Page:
Sport events can have a variety of impacts for hosting cities and counties. Whether it be increasing tourism, improving international brand image or enhancing local quality of life and pride through new facilities and initiatives, a sports event – if well-planned and well-executed, can do it all. Whatever the primary reason for the hosting body, one aspect is almost always required: a successful event has to engage with its local population. Without this, tourism will be short-lived and uninspired, international perception will remain unchanged or even worsen, and local initiatives will not gain traction.
Considering the important of local engagement, here are three tips that could help you on this task:
1. Think beyond the sport itself
While it is great to watch professional athletes smashing world records, we are not all sport connoisseurs. Going beyond the “elite sport event” itself is critical for cities looking to engage with their population.
Concerts, activations with museums, ‘try the sport’ activities, are some examples of activities that should be considered by hosting bodies as an integral part of the new format of sport events.
A good example of this is the Youth Olympic Games. While the Games are of course the pinnacle of youth sports competitions within the Olympic movement, they are also an event that includes a series of cultural and educational activities for the athletes and the local population alike! During the last Winter Youth Olympic Games, the City of Lausanne created a festival, ‘Lausanne en Jeux’, offering more than 250 workshops, exhibitions and activities to the local population, of all ages. The event combined the use of medal plaza each evening with a variety of cultural events and activities, ranging from food trucks to artistic stage performances.
Other events focus on specific targets of the population. The FIBA 3X3 events, for example, clearly aims to attract a new young urban audience by being even more fast-paced, spectacular, and dramatic. Besides the sport format itself – which is innovative, shorter and with fewer breaks - spectators also enjoy non-stop music with a live DJ, a stand-up comedian as the commentator, performers during entertainment breaks, and an interactive audience experience via live quizzes and dunk contests.
2. Bring the sport to the people
If people don’t come to sport, sport come to people!
Going to a sports venue can be a challenging process for people, especially for families and those who are unable to travel easily. Often, such venues are outside of city centres and require a full commitment to make the trip which, especially for first-time attendees or those less familiar with the sport, can be something of a daunting experience.
To best engage the local population, event organisers must seek to find new ways to bring the sport to where such a population will be – primarily city centres. Athletissima, an athletics meeting part of the Diamond League is a great example of this, organizing a city event competition where the people will anyway frequent. In 2022, for example, the Pole Vault Men’s competitions took place on the stunning shores of Lake Geneva – creating a show for passers-by to become enthusiastic about the event and further their interest without any strong commitment. On top of it the event offers a family relay called “relais des mini-stars” where kids compete with their families and can meet elite athletes competing in the Diamond league’s event one week after.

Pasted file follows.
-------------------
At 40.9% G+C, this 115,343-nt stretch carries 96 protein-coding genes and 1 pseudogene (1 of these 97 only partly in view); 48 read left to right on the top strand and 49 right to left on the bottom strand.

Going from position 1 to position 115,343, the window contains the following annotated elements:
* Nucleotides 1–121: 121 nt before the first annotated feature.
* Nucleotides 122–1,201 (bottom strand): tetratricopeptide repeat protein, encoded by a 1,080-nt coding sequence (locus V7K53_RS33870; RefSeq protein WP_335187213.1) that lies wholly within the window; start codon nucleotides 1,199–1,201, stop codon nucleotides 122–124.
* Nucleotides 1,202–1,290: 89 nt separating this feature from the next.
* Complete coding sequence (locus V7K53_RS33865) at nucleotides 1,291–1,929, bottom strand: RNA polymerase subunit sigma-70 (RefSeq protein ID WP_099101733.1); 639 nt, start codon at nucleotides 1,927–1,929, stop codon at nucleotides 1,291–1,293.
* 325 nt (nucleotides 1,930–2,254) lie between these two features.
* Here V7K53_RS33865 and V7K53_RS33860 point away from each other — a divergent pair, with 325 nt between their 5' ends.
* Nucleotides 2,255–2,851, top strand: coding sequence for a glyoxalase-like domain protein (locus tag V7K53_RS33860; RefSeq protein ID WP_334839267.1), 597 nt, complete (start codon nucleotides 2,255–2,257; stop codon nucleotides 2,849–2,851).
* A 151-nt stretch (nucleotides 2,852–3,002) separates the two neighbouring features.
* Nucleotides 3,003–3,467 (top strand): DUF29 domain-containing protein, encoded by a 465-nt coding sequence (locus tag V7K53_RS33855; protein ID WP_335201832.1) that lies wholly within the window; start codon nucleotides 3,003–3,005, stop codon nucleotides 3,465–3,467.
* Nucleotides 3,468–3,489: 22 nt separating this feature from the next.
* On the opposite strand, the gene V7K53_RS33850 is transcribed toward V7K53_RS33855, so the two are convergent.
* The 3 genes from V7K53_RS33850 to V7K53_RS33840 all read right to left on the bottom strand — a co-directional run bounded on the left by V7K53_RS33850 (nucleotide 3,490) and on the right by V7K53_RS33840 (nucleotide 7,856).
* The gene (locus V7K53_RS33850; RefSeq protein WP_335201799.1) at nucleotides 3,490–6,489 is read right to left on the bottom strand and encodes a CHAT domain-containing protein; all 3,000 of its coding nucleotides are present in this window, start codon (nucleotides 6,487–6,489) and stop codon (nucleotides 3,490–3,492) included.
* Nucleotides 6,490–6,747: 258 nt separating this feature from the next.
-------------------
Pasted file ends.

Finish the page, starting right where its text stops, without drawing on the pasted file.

3. Use the time before your event
A lot has been said about legacy, what it means and what its limitations are. Too often legacy is seen as only being something that is delivered after the event, but by re-thinking this definition and planning ahead of time, sports events can engage local populations in a long-lasting manner.
Thought the event will only be held in two years’ time, the organizing committee of the Paris 2024 Olympic Games is a great example of a sports event using the time in its build-up to develop new initiatives, increase the visibility of such initiatives, and engage local populations in their delivery. The below two projects are examples of this.
- Active design initiative, through the “Terre de Jeux 2024” label (guide here), Paris 2024 is helping cities and territories across France design public spaces and buildings in order to encourage free physical activity and sport for all.
- 30 minutes of exercise every day at school: Paris 2024 is driving an initiative to introduce 30 minutes of daily physical activity into French schools. The program encourages schools, via toolkits and the provision of a sports kit that includes some basic sporting equipment, to offer short sessions of physical activity throughout the school day.
Both initiatives, focused on a coherent theme of avoiding sedentary lifestyles and develop lasting habits of physical activity, are helping to not only raise the profile of Paris 2024, but engage people in understanding the event’s value proposition.
And of course, don’t forget to communicate about all your programs! It is critical that your population is well informed. A sports event is above all a unique opportunity to tell the world a great story about the host, the place, the people, and the potential– and this story doesn’t need to wait until the event itself.